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Making writing communicative

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Writing, like all other aspects of language, is communicative. Think about what we write in real life. We write e-mails, lists, notes, covering letters, reports, curriculums, assignments, essays perhaps if we study.

Making writing communicative - writing article

Some of us write articles or work on blogs, forums and websites. A few write stories and poems - but very few. All of these writing tasks have a communicative purpose and a target audience. In the English language classroom, however, writing often lacks this. Why? There are lots of reasons, as there are lots of ways to make the writing we do with learners more communicative.

  • Why writing is difficult to teach
  • Some solutions
  • Ideas for communicative writing tasks
  • Conclusion


Why writing is difficult to teach
By its nature, writing is often a solo activity, done silently, involving physical effort and taking a lot of time. This may not make it attractive to learners or teachers as a classroom activity. In addition to this, writing is difficult, even in L1. There are linguistic, psychological and cognitive problems involved, making teaching it and learning it a considerable challenge. It is also important to remember that many people never write anything of any length in their daily lives, or anything using paper and a pen, or without using a spellchecker. But this is often what we ask them to do in English.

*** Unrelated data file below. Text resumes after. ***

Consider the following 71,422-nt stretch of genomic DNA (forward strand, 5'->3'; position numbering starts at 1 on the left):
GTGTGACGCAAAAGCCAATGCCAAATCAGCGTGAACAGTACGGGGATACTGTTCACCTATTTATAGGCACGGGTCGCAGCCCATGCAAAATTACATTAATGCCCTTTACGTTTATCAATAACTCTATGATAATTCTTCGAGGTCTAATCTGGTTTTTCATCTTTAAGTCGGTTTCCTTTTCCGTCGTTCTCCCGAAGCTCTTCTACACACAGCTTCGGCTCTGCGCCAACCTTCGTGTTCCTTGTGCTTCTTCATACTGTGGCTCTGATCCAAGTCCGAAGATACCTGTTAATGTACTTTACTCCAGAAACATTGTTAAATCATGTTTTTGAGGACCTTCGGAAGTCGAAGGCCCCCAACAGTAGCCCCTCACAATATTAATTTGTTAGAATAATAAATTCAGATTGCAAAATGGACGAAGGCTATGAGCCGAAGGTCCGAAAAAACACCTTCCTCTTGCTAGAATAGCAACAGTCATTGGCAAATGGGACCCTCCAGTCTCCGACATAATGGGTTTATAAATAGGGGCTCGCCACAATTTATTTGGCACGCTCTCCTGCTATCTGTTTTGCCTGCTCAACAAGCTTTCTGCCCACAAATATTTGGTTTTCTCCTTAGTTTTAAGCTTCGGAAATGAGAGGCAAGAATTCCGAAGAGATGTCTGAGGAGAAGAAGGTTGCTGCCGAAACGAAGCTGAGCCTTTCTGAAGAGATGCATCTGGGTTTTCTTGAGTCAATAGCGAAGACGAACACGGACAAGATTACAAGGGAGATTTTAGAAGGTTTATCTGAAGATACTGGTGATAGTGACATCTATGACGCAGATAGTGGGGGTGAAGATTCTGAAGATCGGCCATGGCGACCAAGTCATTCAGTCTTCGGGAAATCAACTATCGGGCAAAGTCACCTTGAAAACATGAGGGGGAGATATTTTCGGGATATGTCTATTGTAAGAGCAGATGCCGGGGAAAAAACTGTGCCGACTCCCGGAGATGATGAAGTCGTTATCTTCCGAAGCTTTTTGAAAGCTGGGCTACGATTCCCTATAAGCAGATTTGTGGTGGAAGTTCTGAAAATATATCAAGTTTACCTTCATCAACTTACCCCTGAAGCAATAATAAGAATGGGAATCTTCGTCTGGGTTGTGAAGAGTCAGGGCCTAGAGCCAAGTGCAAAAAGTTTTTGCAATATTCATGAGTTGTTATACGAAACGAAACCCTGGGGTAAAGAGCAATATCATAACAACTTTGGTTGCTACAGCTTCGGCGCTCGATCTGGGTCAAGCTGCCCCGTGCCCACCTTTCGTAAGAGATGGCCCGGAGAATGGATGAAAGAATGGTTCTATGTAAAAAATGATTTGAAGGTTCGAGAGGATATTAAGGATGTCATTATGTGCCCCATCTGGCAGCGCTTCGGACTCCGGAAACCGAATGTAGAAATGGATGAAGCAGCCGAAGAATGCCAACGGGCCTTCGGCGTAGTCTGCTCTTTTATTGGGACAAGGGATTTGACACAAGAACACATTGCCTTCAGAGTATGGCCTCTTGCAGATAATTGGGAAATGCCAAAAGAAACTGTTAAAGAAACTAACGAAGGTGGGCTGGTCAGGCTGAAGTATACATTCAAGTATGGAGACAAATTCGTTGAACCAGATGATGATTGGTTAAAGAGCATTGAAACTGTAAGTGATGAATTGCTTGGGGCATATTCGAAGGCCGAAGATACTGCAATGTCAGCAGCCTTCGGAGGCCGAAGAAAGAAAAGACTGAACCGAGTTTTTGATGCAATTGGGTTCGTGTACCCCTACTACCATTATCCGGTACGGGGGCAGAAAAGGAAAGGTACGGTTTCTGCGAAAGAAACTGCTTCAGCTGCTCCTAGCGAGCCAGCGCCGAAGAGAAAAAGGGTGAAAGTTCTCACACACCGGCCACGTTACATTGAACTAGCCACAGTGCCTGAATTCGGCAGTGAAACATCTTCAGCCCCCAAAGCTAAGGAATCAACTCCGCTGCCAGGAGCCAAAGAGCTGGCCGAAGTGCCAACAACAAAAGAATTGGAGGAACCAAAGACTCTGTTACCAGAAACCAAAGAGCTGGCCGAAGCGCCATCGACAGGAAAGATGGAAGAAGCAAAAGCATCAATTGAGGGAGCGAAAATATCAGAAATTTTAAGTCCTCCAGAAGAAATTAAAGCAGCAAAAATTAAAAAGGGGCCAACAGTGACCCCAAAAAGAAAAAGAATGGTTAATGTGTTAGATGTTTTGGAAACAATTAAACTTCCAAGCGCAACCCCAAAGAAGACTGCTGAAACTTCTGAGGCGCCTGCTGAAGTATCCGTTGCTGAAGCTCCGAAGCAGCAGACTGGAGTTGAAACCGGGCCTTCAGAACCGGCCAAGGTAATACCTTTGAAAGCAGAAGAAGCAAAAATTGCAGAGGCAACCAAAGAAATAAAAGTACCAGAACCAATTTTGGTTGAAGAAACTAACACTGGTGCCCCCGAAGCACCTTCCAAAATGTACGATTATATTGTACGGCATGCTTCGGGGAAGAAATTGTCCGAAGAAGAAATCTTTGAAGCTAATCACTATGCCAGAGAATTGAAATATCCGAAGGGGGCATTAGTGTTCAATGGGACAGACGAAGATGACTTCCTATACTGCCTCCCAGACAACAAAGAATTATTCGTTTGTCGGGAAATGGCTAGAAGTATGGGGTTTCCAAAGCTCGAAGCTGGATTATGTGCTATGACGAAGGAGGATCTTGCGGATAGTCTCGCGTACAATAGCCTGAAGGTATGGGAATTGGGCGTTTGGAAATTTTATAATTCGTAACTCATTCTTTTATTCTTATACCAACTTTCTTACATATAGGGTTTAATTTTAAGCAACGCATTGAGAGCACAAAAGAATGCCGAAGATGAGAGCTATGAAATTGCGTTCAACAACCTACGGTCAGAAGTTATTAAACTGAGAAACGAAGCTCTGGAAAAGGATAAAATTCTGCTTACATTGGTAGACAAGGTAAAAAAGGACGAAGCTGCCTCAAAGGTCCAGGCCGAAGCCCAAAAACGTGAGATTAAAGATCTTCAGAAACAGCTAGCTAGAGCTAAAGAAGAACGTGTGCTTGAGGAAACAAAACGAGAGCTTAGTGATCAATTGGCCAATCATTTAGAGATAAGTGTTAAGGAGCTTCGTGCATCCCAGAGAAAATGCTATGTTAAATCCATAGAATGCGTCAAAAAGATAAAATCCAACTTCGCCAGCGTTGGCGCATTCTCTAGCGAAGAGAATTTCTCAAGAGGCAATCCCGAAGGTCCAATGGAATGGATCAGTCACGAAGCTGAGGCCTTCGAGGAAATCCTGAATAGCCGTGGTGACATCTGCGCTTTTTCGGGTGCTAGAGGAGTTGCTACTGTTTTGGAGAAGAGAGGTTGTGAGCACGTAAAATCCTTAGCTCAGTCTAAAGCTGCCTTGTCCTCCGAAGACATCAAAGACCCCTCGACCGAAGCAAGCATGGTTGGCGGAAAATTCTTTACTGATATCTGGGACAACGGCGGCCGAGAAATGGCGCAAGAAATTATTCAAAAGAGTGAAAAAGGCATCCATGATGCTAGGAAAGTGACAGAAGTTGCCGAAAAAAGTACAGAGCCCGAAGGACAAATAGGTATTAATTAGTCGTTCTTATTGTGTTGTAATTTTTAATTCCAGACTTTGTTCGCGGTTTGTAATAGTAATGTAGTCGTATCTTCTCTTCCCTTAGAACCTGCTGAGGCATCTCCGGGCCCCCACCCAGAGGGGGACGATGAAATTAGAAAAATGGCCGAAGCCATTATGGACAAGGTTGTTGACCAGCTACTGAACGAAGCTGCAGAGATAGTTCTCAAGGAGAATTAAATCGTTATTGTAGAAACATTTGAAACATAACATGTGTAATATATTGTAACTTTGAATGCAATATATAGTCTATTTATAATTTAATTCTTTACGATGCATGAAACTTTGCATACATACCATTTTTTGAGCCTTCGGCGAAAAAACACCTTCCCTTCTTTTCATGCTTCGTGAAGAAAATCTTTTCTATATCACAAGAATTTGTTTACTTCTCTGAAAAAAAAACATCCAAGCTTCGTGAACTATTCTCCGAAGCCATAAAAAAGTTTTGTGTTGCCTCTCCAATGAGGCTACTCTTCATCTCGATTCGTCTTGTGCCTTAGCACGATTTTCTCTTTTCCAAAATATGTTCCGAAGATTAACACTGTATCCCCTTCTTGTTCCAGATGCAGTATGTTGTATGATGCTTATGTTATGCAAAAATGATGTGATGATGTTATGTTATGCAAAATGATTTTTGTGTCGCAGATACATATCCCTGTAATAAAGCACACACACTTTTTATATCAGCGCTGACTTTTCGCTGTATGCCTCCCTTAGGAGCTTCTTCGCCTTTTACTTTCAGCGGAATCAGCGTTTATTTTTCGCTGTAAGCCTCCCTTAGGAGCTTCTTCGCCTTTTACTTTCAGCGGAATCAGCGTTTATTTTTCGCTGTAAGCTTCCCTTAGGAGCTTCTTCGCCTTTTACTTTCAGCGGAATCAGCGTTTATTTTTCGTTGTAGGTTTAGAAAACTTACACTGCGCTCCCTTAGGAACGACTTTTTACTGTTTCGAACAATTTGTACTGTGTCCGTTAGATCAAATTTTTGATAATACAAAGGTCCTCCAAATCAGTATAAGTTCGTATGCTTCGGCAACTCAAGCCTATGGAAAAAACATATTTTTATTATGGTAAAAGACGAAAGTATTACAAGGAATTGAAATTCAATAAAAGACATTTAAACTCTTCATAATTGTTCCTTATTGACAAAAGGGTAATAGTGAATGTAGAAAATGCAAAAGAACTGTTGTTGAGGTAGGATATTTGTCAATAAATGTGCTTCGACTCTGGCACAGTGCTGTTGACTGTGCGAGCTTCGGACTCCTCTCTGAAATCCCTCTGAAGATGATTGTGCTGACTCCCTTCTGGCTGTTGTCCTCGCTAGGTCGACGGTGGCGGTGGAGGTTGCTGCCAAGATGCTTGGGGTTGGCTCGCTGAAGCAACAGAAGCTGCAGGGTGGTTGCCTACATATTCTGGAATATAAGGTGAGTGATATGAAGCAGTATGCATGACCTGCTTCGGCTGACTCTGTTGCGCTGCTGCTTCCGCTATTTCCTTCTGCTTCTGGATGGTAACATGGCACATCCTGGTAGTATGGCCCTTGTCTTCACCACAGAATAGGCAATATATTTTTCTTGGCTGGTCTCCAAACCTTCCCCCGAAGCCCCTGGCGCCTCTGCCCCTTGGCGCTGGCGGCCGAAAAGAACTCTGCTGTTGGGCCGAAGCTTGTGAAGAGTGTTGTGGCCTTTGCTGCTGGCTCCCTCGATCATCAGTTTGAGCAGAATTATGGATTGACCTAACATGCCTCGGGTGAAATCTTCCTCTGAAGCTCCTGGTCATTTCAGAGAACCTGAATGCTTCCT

Responding appropriately to writing that learners give us is time-consuming and taxing, whether we are addressing errors or the content. We often have to work as hard as our learners have done. Our response is also often dictated by our concern with sub-skills and so correction is often at this level rather than at that of communicative competence. This is aggravated by the fact that it is not easy to evaluate this competence, especially formally - as can be seen in the complexity of the speaking criteria for exams such as IELTS and Cambridge Main Suite. In addition, it is important to recognize that learners are equally concerned about correctness in writing at a sub-level, in areas such as spelling and punctuation. This is especially true when compared to speaking. This inhibits communication.

The kinds of tasks we set learners may not be motivating, relevant or indeed very communicative. Writing is rarely incorporated into a lesson, ending up relegated to homework - which reduces the possibilities to be communicative. We need to give learners tasks that are intellectually satisfying, especially when writing. Adult learners become aware of their limitations very quickly when they try to express complex ideas on paper. As a final note coursebooks don't necessarily always help us develop writing. We need materials that provide relevant, real and communicative practice. This is rare.

Some solutions
We need to make a distinction between writing to learn (other things, like structures, spelling and vocabulary) and learning to write. If we understand this distinction and make sure our learners do too then the communicative purpose of writing will be clearer.